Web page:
On Saturday, December 29, we heard that our birth mom was in the e.r. with heavy contractions. We waited to hear a definite word on whether or not we should head to Kansas, but were pretty sure we'd be on the road that day.
To our surprise and chagrin, though, they sent her home again, and we settled in to wait some more.
Monday morning, we heard again that our birth mom was going in to the e.r. with contractions and that the social worker would call when she had some news, which probably wouldn't be for another few hours.
Half an hour later, she called and said, "You'd better head my way. We're having a baby today!"
So, we sprang into action!
Let me tell you, lest you have a mistaken impression, that getting six people out the door for an indefinite period of time is not a simple or quick task!
As we raced around making last-minute arrangements and packing bags, the social worker kept us informed of progress.
"She is here. 12:59 5 lbs 1 oz 17 inches."
As with this whole adoption journey, this moment was wonderful and really strange. Wonderful that our daughter was born. Really strange that we weren't even there!
At looong last, we got the kids to their places and got onto the road about 4 p.m. We hoped to drive straight through until we got there. We estimated arriving about 3 a.m.
(Seems to be a common phrase in our lives right now!)
But then, weather. By the time we got to Missouri, we knew that roads in Missouri and Kansas, particularly roads south of Kansas City, were ice covered. Add to that the possibility of New Year's Eve revelers on the road and we decided to hole up for the night in Kearney, MO.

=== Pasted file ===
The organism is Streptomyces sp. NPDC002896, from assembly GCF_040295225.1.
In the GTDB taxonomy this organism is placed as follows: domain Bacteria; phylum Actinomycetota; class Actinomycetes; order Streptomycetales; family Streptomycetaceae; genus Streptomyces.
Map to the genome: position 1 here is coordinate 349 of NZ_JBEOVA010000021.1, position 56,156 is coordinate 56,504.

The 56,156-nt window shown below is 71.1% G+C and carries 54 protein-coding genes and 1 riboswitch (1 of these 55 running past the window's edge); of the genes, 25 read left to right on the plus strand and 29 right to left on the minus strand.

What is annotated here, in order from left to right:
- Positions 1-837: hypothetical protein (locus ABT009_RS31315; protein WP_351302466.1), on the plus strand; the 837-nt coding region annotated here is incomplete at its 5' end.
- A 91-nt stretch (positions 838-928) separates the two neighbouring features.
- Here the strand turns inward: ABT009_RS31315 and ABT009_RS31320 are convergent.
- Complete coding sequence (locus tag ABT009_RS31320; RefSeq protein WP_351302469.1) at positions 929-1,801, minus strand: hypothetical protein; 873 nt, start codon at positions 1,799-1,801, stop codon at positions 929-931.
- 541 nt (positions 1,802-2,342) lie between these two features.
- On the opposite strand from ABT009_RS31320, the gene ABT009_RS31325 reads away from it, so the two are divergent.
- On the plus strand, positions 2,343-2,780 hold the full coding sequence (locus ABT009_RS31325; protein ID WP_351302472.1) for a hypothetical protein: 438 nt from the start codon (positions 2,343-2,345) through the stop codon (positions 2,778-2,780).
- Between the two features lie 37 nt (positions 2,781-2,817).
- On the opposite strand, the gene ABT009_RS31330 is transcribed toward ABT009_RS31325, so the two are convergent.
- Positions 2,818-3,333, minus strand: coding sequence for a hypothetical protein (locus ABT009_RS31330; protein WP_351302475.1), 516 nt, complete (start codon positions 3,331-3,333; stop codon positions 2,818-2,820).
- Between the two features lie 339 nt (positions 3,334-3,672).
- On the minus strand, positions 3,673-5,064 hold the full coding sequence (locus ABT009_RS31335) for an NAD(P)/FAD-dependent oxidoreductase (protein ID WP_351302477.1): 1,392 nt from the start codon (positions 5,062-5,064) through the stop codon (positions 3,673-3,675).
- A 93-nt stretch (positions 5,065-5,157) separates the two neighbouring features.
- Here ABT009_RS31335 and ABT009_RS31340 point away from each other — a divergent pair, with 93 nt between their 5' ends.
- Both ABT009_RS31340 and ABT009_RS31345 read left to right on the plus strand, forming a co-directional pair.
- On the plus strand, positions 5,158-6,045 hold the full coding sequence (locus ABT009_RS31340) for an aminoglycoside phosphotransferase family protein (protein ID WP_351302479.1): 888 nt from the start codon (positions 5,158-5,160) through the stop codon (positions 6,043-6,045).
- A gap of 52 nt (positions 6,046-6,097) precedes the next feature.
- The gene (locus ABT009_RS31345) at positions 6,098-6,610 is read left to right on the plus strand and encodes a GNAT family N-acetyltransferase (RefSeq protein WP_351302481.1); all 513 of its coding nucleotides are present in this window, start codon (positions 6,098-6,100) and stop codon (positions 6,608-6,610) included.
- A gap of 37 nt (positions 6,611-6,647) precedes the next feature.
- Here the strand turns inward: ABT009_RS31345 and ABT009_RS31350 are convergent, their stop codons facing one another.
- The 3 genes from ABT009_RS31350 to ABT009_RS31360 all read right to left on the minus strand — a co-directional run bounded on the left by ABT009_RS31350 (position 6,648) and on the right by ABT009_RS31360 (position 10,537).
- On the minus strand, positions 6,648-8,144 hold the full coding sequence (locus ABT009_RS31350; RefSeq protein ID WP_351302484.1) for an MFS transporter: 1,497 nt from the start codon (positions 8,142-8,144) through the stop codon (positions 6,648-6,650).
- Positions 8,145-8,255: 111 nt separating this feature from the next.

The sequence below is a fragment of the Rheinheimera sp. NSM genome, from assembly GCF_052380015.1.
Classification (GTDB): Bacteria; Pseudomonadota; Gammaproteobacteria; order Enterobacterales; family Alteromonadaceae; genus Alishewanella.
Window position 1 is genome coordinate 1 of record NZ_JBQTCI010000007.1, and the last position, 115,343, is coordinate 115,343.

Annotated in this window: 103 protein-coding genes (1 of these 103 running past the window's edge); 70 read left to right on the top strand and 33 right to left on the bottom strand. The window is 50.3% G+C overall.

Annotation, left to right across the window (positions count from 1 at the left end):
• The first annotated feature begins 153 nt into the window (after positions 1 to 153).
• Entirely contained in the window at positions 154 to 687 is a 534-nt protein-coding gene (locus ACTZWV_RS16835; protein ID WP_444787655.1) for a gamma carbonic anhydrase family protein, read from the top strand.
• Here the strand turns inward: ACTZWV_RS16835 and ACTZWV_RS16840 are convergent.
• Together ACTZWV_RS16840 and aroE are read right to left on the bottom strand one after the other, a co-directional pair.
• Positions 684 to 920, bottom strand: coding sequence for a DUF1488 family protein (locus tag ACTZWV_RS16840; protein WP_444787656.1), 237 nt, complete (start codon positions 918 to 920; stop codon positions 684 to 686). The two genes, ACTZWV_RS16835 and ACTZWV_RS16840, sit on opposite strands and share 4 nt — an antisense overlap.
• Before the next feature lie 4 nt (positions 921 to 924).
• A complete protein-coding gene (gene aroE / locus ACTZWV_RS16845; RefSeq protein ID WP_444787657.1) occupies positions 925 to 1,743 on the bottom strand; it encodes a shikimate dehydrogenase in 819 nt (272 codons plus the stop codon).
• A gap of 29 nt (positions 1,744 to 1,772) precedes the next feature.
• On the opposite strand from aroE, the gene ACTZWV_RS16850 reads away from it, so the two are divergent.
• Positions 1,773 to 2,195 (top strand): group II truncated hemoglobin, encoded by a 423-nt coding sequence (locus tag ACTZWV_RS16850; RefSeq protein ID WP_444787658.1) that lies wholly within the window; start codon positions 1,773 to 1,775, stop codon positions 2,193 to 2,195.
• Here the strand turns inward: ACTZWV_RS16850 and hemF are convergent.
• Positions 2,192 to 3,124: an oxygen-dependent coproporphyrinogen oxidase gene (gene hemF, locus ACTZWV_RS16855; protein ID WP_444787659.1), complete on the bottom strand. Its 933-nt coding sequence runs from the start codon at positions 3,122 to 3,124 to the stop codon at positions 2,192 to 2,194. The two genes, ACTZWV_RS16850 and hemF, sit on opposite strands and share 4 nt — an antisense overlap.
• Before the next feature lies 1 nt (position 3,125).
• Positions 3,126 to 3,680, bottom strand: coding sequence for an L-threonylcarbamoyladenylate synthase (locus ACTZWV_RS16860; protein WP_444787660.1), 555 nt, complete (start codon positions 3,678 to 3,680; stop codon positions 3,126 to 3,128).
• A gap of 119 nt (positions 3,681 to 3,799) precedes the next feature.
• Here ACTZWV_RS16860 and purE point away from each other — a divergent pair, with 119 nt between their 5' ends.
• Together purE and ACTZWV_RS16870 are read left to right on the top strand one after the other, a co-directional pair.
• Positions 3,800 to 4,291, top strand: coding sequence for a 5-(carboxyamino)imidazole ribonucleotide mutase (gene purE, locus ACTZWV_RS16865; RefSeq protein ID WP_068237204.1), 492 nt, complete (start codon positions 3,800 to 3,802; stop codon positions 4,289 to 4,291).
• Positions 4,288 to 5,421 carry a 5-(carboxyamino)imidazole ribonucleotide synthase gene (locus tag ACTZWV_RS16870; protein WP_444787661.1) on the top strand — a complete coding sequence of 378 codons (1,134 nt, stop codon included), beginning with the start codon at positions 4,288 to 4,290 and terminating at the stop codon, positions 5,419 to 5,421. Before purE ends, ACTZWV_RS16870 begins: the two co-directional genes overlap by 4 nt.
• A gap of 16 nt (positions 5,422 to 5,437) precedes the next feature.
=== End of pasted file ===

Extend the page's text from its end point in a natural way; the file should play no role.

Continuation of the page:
That was a hard decision. We wanted so badly to be with our daughter, but knew that to go any farther that night was courting disaster.
And so, we finally reached the hospital about noon on January 1st.
After some last minute instructions from our social worker, we took a deep breath and went in.
When we reached the right floor, we were directed to a nurse who was working at a computer with a bassinet right beside her. The baby in there was our baby Evie! We got to pick her up and hold her right away.
She was so tiny, with dark eyes and a full head of dark hair. And completely healthy. (She's had a little bit of jaundice, but is already looking better.)
We are not sure we can identify all of the emotions we felt and are feeling now, let alone express them in writing. If we were speaking in person, we'd probably say something like, "Well, it's like...you know, it's kind of...well, you know that feeling..., etc."
The emotion most easily identified, the dominant emotion, I think, would be gratitude. Family, friends, strangers, adoption professionals, hospital staff: the Lord has provided the right people at the right time in the right place throughout this process. And, of course, we are grateful to the birth mom for her sacrifice in continuing her pregnancy and making the difficult decision to place her baby for adoption. She has given two of the greatest gifts a person can give: life to Evie and Evie to us.
I'll write more later, but this is a start on this latest and most exciting phase of our adoption.
Evangeline Mary: born 12/31/12